In addition, several issues are identified “requiring consultations for acceptable solutions to the complex problem of increasing voter participation beyond current level”.
2. Level of preparation and homework done by the EC
The issues “requiring consultations” are identified under the following heads:
- Who is a domestic migrant?
- What is remote voting?
- How to implement a model code of conduct in remote locations (other states) where the election process is not going on?
- How to provide a controlled environment to ensure secrecy of voting and inducement-free voting? How many such remote booths should be set up? Who should be appointed as polling personnel?
- How to provide a facility of polling agents to candidates for voting at such controlled remote locations and ensure identification of voters to avoid impersonation?
- A method of remote voting/voting technology:
- Remote voting methods: Postal ballot (ETPBS), internet voting, or remote voting machine in line of EVMs.
- How to count votes cast at remote booths and transmit to returning officers located remotely (in other state)?”
Of all of the above issues, the EC has presented suggested solutions for only the last one: an RVM system option. For the remaining five issues the EC does not mention any suggested solution and has requested the invited political parties for suggestions in a given format. This shows how well prepared the EC is to implement this proposed system.
3. Technical features of the RVM system are described in Annexure-I of the EC’s letter of December 28, 2022. The following points need clarification.
The very first item in the “proposed RVM voting method” says a “remote voter has to pre-register for remote voting facility by applying online/offline within a pre-notified time before elections with his home constituency RO.” This appears that the process expects a migrant voter to (a) either be computer- or IT-savvy enough to ‘pre-register’ with her ‘home constituency RO’ online or (b) pre-register ‘offline’, which in common understanding means to go to the ‘home constituency’ and pre-register with the ‘local’ or ‘home’ RO. Both these options are no different from the existing rules where the migrant voter has to either register herself at the place of work or go to the ‘home constituency’ to vote which are not at all practical for migrant voters.
If the very first step in the so-called ‘remote voting’ process is no different from the existing rules, then what is the point of the entire exercise of the RVM system?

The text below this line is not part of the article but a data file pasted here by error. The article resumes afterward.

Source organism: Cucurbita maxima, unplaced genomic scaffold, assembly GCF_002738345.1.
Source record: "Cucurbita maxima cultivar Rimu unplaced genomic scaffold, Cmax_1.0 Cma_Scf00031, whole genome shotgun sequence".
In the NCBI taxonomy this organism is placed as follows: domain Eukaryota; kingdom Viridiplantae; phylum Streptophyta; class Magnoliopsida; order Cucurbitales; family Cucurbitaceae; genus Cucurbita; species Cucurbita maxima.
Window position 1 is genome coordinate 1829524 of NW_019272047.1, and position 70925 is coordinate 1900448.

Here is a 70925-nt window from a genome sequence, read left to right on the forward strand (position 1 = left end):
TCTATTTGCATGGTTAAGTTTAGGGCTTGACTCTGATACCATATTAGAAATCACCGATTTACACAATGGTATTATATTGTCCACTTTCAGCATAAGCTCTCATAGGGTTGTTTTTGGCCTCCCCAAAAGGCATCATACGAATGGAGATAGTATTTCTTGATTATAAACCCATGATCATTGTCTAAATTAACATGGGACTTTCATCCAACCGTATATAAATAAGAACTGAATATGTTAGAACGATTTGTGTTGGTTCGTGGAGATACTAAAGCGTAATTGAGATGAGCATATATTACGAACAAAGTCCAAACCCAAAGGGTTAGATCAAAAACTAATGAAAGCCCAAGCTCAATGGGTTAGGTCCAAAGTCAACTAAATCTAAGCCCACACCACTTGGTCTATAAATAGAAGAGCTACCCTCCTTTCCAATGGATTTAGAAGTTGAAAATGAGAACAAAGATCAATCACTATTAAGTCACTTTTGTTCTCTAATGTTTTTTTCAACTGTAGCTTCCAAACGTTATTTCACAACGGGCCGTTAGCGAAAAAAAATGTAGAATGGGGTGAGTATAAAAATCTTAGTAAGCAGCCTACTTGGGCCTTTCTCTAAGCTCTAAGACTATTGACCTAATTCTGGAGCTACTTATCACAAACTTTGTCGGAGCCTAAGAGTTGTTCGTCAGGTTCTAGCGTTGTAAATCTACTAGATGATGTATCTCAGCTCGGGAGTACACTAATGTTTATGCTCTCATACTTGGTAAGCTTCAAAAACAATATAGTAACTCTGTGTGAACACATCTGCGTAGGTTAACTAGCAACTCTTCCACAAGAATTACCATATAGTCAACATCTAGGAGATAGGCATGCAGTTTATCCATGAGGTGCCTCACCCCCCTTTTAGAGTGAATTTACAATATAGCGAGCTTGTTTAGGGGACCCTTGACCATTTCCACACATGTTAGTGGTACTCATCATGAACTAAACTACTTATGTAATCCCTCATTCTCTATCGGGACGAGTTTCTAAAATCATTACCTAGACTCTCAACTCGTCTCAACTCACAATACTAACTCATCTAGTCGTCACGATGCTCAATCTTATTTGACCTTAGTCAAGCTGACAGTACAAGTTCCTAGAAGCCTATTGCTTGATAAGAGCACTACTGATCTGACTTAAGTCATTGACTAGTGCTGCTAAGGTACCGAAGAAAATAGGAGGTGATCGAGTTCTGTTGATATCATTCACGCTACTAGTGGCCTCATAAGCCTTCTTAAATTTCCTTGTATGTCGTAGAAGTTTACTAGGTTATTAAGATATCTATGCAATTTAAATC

The second issue deals with what is called “RVM features”. The description says, “It is a standalone, non-networked system having the same security features as the existing Indian EVMs and provides the same voting experience to the voter as EVM. RVM system is essentially a modified version of the existing EVM system.” (Italics added). On the face of it, it sounds contradictory: If it is a “modified version”, then it is difficult to see how it can have the “same security features” and provide “the same voting experience”! There is obviously something missing here.
Various components of the RVM system described are supposed to have the same controls, functionality, etc. as the existing EVM system but are also said to have additional new features and parts. The entire explanation of the system appears to be convoluted and confusing.
The “proposed commissioning process” says inter alia that “…loading of symbols in [the] presence of representatives of political parties/candidates by RSLU onto RVVPAT, the symbols could be viewed on a screen/monitor by all stakeholders in real time as per the existing practice.” It is not clear whether it will be done at the remote location or the home location. Similar doubts exist in the “proposed voting process” and the “counting process of RVM”.
The entire process described in Annexure-I is very sketchy and does not appear to have been thought through in detail. It gives the impression of being a work-in-process. Given this lack of clarity in the letter of December 28, 2022 and its annexure, it is not possible to figure out what exactly did the EC plan to “demonstrate” in the proposed meeting on January 16, 2023.
Two serious concerns
The letter of December 28, 2022 raises two other serious concerns.
1. Conflict of interest
The letter of December 22, 2022 says, “Accordingly, the Commission has been working with two public sector units, who are manufacturing existing EVMs, i.e., Bharat Electronic (sic) Limited (BEL) and Electronics Corporation of India Limited (ECIL) to develop a robust, failproof and efficient stand-alone system for remote voting based on existing EVMs, under the guidance of the Technical Expert Committee.”